Similarities between Sanskrit and some European languages, ancient and modern, had been noticed earlier. In 1786 Sir William Jones, a judge in the British court in India, read his presidential address to the Asiatic Society of Bengal. In this paper he established the historical kinship of Sanskrit with Latin, Greek, Celtic and the Germanic languages (Gothic being the oldest surviving among them) and proposed that they must have a common source which perhaps no longer existed. This paper led to the development of historical linguistics; 1786 is thus considered to mark the start of contemporary linguistic science. Though its immediate effect was the rise of historical linguistics, the Western study of Sanskrit also, over a longer time period, influenced modern descriptive linguistics.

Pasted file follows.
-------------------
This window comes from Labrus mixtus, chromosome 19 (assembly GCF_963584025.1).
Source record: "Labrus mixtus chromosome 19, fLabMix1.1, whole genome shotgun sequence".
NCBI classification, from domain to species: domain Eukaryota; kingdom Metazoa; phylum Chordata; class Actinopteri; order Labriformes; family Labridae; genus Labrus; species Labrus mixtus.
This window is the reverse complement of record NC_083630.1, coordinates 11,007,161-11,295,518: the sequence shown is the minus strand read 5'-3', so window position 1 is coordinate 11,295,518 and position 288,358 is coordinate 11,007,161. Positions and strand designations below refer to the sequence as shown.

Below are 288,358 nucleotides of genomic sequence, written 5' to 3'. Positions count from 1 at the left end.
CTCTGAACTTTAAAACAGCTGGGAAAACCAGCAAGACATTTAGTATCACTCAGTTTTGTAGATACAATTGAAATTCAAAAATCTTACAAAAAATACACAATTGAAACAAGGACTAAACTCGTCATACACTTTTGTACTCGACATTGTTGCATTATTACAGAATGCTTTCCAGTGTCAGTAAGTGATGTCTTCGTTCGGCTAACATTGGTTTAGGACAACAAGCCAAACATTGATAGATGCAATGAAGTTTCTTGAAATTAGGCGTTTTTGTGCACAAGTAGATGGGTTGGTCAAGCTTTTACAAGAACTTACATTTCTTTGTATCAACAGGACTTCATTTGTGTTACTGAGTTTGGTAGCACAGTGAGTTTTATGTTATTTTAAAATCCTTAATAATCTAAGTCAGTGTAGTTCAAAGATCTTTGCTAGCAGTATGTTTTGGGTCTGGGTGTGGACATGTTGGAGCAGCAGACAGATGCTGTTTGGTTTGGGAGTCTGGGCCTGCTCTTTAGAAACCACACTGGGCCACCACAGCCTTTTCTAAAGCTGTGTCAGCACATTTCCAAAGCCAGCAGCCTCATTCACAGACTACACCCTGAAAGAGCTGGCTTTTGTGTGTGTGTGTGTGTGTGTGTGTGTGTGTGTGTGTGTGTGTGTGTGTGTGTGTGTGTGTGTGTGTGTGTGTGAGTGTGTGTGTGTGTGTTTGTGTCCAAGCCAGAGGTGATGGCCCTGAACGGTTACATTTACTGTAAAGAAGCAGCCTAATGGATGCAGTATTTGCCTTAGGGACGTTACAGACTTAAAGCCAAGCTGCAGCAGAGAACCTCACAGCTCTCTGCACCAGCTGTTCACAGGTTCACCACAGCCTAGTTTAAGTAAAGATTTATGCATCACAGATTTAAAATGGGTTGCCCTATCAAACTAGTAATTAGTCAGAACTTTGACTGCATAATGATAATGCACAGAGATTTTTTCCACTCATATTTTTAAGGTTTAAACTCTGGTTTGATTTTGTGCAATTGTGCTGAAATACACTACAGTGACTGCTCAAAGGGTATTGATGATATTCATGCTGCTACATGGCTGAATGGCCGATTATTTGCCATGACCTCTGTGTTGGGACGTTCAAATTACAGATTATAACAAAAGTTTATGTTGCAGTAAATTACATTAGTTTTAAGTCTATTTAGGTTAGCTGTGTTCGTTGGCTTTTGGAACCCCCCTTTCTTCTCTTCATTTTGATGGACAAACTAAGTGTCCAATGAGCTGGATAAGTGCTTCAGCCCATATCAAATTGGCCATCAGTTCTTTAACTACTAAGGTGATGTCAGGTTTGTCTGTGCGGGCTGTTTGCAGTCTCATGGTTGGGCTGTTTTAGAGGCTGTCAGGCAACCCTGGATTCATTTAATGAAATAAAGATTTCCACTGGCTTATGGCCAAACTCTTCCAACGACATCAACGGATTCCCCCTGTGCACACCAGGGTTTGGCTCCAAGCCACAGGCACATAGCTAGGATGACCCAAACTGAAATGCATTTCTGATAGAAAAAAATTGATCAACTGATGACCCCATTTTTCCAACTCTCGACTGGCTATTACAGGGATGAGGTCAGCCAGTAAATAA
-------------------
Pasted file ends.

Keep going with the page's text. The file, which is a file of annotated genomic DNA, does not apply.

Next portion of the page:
Western linguistics Before Chomsky took a strictly empiricist approach - study language data to discern regularities in observed utterances.
Historical Linguistics (Late-18th to 19th C)
Reconstruction of the proto Indo-Europian language was attempted (the Ursprache) and its divergences traced to contemporary languages of India, Iran and Europe. Branches - etymology, dialectology, phonology, morphology, syntax.
Philology = German school of comparative and historical linguistics - studied evolution and interrelations of languages; led to the establishment of language families and geneologies.
German philologists like Adam Muller tried to find the original Ursprache, to see how modern Indo-European languages differed from them (the geneologies). This research however had a political agenda - trying to infer a hierarchy of races, to prove ``Aryan superiority'', via proximity to the Ursprache.
Descriptive Linguistics (Early to mid-20th C) was concerned with the description of single languages at a particular point in time.